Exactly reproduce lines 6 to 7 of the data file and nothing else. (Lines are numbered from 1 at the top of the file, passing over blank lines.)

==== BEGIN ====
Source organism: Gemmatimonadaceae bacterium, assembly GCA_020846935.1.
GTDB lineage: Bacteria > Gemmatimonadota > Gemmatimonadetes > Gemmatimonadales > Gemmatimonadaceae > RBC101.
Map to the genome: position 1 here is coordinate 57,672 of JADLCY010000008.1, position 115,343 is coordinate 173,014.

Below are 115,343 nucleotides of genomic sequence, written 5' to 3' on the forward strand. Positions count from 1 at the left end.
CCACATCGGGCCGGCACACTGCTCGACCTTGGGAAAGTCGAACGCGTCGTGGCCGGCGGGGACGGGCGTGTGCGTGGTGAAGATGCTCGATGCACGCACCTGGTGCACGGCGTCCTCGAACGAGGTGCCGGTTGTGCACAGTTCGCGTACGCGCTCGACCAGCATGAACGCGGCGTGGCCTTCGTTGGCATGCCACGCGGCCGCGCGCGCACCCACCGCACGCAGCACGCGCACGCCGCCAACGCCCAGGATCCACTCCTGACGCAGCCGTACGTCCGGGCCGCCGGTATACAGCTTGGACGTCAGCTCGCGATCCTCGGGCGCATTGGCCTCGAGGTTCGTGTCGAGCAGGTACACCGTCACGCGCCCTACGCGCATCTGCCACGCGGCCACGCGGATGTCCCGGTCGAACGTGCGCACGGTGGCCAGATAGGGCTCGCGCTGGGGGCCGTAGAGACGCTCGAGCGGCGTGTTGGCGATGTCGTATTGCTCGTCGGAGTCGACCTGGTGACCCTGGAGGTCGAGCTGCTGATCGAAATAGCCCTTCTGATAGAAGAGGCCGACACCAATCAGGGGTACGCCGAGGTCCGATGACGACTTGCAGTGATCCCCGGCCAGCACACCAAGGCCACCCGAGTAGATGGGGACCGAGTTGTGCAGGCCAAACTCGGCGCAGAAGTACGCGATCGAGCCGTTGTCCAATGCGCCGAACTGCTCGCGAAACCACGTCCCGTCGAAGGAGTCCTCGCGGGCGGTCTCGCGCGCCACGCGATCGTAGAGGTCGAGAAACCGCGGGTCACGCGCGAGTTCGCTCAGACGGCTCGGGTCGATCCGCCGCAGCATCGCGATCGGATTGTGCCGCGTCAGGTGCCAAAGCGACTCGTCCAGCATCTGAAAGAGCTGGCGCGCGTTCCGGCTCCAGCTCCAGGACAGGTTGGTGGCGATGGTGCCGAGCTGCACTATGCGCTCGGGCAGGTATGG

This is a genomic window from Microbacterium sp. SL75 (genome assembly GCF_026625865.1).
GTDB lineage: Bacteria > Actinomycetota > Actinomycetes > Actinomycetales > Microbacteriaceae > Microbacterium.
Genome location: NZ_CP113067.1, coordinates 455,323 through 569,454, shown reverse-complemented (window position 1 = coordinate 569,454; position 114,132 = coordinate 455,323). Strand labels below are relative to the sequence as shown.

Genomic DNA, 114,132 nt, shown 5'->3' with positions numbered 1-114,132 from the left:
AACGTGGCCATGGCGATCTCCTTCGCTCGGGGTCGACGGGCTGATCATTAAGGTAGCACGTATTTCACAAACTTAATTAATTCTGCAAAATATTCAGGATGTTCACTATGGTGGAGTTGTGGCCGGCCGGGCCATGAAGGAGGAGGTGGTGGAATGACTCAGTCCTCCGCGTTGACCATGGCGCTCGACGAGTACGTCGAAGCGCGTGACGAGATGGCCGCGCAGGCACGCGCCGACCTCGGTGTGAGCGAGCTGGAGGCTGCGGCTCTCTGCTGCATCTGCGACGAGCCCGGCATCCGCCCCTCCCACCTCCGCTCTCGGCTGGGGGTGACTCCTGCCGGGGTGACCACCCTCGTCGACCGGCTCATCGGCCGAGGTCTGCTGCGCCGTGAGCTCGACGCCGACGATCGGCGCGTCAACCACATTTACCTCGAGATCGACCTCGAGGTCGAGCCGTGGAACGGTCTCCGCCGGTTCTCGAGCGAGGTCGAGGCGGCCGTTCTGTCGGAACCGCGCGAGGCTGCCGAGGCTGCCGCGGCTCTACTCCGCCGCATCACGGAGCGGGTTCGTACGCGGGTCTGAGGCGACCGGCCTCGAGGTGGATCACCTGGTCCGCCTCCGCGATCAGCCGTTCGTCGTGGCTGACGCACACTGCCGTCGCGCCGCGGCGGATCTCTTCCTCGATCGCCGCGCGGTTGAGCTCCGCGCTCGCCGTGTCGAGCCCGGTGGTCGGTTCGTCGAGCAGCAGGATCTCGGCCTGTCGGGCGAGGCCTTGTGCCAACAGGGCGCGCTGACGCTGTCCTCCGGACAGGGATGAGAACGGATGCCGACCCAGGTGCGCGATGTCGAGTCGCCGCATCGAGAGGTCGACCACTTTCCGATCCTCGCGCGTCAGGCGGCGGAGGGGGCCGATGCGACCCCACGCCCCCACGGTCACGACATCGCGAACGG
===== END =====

This is a genomic window from Microbacterium sp. SL75 (genome assembly GCF_026625865.1).
GTDB lineage: Bacteria > Actinomycetota > Actinomycetes > Actinomycetales > Microbacteriaceae > Microbacterium.